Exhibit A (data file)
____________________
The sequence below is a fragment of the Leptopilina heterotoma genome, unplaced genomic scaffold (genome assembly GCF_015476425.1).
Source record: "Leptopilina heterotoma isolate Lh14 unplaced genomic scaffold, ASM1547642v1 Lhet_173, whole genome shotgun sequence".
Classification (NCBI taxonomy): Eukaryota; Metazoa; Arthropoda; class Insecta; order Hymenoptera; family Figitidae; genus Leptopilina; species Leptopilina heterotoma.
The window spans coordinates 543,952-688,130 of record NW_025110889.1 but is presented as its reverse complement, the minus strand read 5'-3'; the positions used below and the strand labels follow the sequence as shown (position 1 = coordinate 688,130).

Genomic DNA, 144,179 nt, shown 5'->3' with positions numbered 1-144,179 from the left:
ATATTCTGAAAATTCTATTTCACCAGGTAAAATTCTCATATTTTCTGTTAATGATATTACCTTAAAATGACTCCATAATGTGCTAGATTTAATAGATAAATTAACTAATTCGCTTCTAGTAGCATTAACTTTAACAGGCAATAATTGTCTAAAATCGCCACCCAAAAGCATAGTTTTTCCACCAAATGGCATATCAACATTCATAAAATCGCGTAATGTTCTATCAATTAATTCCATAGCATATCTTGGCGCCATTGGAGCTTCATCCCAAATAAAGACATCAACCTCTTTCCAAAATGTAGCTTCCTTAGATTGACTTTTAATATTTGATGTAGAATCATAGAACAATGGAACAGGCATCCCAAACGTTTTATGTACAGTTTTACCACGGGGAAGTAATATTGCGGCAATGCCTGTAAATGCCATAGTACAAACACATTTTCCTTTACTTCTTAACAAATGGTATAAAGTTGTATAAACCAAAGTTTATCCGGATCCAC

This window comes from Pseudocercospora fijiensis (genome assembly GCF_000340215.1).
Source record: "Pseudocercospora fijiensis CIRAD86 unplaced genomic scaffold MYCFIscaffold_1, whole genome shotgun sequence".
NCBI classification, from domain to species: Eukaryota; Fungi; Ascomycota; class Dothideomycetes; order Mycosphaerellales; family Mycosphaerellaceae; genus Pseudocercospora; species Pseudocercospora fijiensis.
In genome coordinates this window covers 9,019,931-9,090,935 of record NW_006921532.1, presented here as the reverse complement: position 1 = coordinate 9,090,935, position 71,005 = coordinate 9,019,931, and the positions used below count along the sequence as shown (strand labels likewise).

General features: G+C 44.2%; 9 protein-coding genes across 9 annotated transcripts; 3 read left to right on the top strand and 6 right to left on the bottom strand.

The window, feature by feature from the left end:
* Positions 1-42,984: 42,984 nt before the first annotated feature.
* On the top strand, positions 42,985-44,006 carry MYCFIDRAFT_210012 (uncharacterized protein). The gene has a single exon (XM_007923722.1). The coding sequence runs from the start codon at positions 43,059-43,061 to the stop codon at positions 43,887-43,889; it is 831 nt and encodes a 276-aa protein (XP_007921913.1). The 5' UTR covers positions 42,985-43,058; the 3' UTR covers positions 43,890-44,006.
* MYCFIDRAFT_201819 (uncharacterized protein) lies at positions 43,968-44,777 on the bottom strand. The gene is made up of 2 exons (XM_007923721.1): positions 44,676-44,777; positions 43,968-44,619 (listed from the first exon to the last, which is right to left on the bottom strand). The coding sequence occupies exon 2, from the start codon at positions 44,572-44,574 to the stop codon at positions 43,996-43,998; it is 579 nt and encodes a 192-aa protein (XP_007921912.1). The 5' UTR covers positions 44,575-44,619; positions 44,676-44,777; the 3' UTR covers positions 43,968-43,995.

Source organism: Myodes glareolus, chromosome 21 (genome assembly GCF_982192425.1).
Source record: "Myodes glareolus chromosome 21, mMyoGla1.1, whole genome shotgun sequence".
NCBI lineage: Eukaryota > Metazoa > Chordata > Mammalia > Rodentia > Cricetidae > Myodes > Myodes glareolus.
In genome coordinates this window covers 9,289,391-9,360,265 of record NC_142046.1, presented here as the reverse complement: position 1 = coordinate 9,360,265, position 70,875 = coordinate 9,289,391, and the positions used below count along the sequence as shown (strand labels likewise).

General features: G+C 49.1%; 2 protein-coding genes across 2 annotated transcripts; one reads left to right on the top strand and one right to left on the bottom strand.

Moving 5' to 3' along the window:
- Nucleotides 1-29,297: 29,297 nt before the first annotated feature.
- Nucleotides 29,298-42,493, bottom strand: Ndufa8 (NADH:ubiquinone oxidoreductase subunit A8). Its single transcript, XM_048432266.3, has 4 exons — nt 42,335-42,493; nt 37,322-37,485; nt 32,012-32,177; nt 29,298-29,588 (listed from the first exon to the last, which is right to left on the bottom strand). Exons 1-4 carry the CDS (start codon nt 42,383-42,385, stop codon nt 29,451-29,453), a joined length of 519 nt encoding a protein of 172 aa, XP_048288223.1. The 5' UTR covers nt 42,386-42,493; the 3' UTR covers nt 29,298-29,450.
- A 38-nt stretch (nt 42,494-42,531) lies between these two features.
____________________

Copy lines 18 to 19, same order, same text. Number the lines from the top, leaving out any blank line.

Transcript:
NCBI lineage: Eukaryota > Metazoa > Chordata > Mammalia > Rodentia > Cricetidae > Myodes > Myodes glareolus.
In genome coordinates this window covers 9,289,391-9,360,265 of record NC_142046.1, presented here as the reverse complement: position 1 = coordinate 9,360,265, position 70,875 = coordinate 9,289,391, and the positions used below count along the sequence as shown (strand labels likewise).